Trustees consider purchase of special snow removal machine for village sidewalks

girl skates at ice rink
The Village Board agreed to purchase four new lights and electrical supplies to upgrade the ice skating rink near the American Legion.

With winter right around the corner, the village is considering purchasing a special commercial vehicle that would clear snow from sidewalks, especially along the Hudson Avenue business strip and routes where children walk to school.

The vehicle, which could cost more than $50,000 with various attachments, was the point of a 30-minute discussion at this month’s Board of Trustees (Oct. 20) meeting.

A few years ago the village completed a federally funded sidewalk project in the Northend, specifically designed to keep students from walking in the high traffic thoroughfare to and from Stillwater Central School. But since that time, keeping those sidewalks clear of snow and ice during the winter along busy Hudson Avenue has become an issue.

In the fall of 2013 Trustees attempted to solve that problem by passing a sidewalk maintenance law requiring homeowners to keep sidewalks adjacent to their properties in “a safe condition” or face up to a $50 fine. But two years later, that law hasn’t been easy to enforce.

“What about the residents who won’t or the ones who can’t (take care of their sidewalks)?” said Mayor Rick Nelson, who was not in office when the sidewalk maintenance law was adopted.

“I want to be a ‘can-do’ person and this is something I think we can do for the village. I think we need to take a hard look at this.”

Trustee Judith Wood-Shaw disagreed, saying the maintenance law she helped pass clearly places that responsibility on the homeowner.

“I think $50,000 or more is a lot to spend on clearing snow,” Wood-Shaw said. “Are we going to have to hire another person to run (the new vehicle)? And what about the people living on the other streets? This doesn’t seem fair to me.”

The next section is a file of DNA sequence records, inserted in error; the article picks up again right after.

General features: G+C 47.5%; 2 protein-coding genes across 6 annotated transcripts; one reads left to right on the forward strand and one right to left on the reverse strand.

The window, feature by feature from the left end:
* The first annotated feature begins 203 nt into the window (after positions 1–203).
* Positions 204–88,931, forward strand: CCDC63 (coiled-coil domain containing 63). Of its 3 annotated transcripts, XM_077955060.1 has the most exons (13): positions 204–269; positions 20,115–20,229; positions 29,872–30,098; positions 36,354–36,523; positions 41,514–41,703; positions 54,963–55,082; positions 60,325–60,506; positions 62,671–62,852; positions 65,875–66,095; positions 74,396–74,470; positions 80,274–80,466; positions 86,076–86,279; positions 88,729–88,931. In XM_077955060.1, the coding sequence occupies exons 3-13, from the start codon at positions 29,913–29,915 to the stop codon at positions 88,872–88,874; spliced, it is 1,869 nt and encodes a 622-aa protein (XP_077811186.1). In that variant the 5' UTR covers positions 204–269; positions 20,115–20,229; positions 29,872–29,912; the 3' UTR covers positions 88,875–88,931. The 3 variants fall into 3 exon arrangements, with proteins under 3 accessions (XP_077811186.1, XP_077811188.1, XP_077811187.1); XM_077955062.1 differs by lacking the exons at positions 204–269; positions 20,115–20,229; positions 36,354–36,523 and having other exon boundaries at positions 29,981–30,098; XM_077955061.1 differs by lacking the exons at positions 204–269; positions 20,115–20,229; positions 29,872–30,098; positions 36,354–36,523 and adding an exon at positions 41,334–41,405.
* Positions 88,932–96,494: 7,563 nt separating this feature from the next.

Mayor Nelson said the first priority, should the village purchase the vehicle, would be to focus on Hudson Avenue after a snow storm “so kids can walk to school safely and the business district is passable. Then when we get used to it maybe we can expand to Park Avenue and Lake Street.”

“It’s not going to be perfect,” the mayor added. “We are going to run into bumps along the way but we’ll get through it.”

Trustee Timothy Campbell, who did the research, said the vehicle would also spread salt and sand in addition to blowng snow. He added that it would also be multi-purpose beyond winter use with other attachments available enabling it to cut grass and vacuum grass clipping and leaves as well. The village has an option of purchasing it through a three-year interest free loan from the supplier.

Village Attorney James Peluso said the vehicle purchase may be subject to public bidding and is investigating it further.

But before proceeding with the research, Mayor Nelson took a poll of Trustees to see if it was something they would even consider supporting. All Trustees, except Wood-Shaw, said it was worth pursuing. The motion carried by a vote of 4-1.

In other business October 20:

  • The Mayor introduced Eunice Marshall of Hudson Avenue as the newest village Trustee. This was Marshall’s first board meeting since being appointed by the mayor to fill the seat formerly held by John Murphy. Murphy, who joined the board last April, resigned in September for personal reasons. Mayor Nelson also thanked Murphy for his six months of service and helping the village to “negotiate” several key issues.
  • Village Engineer Ed Hernandez reported that he has had discussions with the grant writers who indicated that the village should expect a response from the state by December. Grant applications were submitted for funding on the Hillside Tank project and for additional improvements to the waste water treatment plant and Bunce Lane pump station. Plans and specifications for the rehabilitation of the Hillside Tank and water line have been completed and forwarded to various state agencies for approval, he also said. Engineering staff have also completed and submitted applications for a wetland crossing to NYS Department of Environmental Conservation and the U.S. Army Corps of Engineers.
  • Trustees approved spending up to $2,600 from the Parks and Recreation budget to purchase four new lights and electrical supplies for the ice skating rink at the request of Trustee Campbell.
  • Trustee Wood-Shaw reported that all of the new equipment for the Major Dickinson playground has been ordered and 80 volunteers from Momentive will be coming to finish the project before winter. This includes rehabbing the gazebo, installing security equipment, benches and picnic tables. Once the work is completed the village will hold an official playground ribbon-cutting. A date has not yet been set.